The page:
Subject

10

Date & time

Tue, 10 Dec 2019
10:45 - 15:45

Venue

University of Salford
The Crescent
Salford, M5 4PD

Ticket price

£19 + VAT* *Plus one complimentary staff ticket per ten students

About this day

Our exceptional days of GCSE Maths in Action feature five interactive and informative sessions that will inspire KS4 students.

We will explore fascinating and occasionally unexpected applications which demonstrate that continuing to study maths is important. Each day is supplemented by an examination session which includes hints and tips on how to improve your grades.

Programme & speakers

Bits and pieces: secrets of a digital world James Grime, Mathematician and communicator

See how messages and photos are transmitted on the internet, and the secret messages that tell a film studio when you are sharing movies illegally.  Join James to discover the way messages are transmitted without mistakes, even from space!

James Grime

About James Grime

Dr James Grime is a maths communicator and YouTube star. He has toured the world with his code-breaking talk.

Lies, damned lies, and newspapers Emily Grossman, Broadcaster

Can we believe everything we read in the papers? In this highly interactive and amusing talk, Dr Emily Grossman takes a light-hearted look at these issues, illustrated with examples from her own experience as a TV science broadcaster.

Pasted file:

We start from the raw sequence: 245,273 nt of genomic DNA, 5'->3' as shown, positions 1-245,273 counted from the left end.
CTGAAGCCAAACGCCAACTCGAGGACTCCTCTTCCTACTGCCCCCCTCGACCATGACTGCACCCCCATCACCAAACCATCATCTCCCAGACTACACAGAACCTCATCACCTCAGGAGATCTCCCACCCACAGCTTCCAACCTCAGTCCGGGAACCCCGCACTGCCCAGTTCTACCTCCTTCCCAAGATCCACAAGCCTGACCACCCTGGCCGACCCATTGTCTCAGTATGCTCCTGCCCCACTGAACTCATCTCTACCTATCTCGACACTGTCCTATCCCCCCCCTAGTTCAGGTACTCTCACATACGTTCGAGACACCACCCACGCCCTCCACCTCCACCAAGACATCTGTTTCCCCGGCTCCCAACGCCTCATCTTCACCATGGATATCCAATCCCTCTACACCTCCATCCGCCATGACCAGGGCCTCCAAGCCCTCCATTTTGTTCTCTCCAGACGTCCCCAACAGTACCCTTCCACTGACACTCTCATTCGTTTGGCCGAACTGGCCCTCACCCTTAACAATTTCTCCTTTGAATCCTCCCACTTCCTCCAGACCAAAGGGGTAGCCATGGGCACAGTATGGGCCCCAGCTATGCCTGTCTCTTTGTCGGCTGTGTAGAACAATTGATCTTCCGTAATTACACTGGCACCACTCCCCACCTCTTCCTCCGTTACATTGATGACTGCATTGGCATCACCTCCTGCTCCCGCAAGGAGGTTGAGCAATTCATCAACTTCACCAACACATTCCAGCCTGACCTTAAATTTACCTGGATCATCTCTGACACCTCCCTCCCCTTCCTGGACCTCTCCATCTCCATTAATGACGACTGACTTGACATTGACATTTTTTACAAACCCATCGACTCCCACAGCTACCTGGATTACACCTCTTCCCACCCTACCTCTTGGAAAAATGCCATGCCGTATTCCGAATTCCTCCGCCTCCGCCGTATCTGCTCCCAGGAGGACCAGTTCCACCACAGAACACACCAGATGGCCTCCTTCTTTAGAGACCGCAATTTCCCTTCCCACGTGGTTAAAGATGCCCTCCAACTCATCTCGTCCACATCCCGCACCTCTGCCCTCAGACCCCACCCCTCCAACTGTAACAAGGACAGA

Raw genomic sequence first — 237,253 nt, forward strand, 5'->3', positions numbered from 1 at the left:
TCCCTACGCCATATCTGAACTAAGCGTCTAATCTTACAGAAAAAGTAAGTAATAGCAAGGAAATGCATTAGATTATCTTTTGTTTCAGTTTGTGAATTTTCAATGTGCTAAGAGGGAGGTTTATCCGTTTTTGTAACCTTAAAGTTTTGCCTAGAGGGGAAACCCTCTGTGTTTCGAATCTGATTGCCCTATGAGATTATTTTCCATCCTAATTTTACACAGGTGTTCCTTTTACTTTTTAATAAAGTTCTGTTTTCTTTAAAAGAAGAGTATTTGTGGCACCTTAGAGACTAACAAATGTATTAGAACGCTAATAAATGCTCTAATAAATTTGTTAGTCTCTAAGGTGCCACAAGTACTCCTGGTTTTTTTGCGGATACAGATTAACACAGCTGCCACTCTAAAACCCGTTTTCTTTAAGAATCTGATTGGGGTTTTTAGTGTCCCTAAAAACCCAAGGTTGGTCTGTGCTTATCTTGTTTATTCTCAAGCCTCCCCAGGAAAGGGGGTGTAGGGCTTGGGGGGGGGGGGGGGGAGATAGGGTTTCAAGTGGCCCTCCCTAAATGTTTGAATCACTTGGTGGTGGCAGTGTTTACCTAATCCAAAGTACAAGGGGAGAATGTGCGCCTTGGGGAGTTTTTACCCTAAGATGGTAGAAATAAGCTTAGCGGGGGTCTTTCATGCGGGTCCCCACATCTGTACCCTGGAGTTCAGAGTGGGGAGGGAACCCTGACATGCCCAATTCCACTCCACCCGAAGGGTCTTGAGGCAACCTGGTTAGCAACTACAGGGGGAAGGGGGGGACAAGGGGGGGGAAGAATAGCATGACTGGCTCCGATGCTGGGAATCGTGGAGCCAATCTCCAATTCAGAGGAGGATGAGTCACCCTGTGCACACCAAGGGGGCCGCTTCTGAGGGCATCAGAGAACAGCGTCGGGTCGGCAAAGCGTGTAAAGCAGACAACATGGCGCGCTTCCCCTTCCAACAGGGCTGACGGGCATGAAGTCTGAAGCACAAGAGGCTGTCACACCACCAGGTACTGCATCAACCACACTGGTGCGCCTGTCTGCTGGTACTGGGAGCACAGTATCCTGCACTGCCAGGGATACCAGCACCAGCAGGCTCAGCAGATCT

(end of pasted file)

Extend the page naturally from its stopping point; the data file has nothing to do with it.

Emily Grossman

About Emily Grossman

Emily teaches maths and science and explains science stuff on a range of TV and radio programmes including the panel game-show Duck Quacks Don’t Echo (hosted by Lee Mack).

Engineering the future Aimi Elias, NOWTV

Aimi Elias

About Aimi Elias

Aimi Elias is a software engineer with a passion for communication. She recently began working at NOWTV, before that Aimi was a civil engineer on London’s Crossrail project.

Are we made of maths? Mark Lewney, Mathematician and physicist

Does maths really exist, or is it just something people do? Is the unreasonable effectiveness of mathematics in the natural sciences something bordering on the mysterious with no rational explanation?

Mark Lewney

About Mark Lewney

Dr Mark Lewney, the Rock Doctor, winner of the first ever FameLab competition and guitar physicist blows your ears with rock guitar and blows your mind with Superstring Theory.

Over-analysing video games Matthew Scroggs, UCL

Matt will apply some mathematical thinking to Pac-Man and other video games. We will work out the shortest possible route to complete a Pac-Man level, and discover the 2-, 3- and 4-dimensional shapes that video game characters live on.

Matthew Scroggs

About Matthew Scroggs

When not working Matthew writes puzzles and articles for Chalkdust Magazine, including the infamous £100 crossnumber, and reads Martin Gardner books.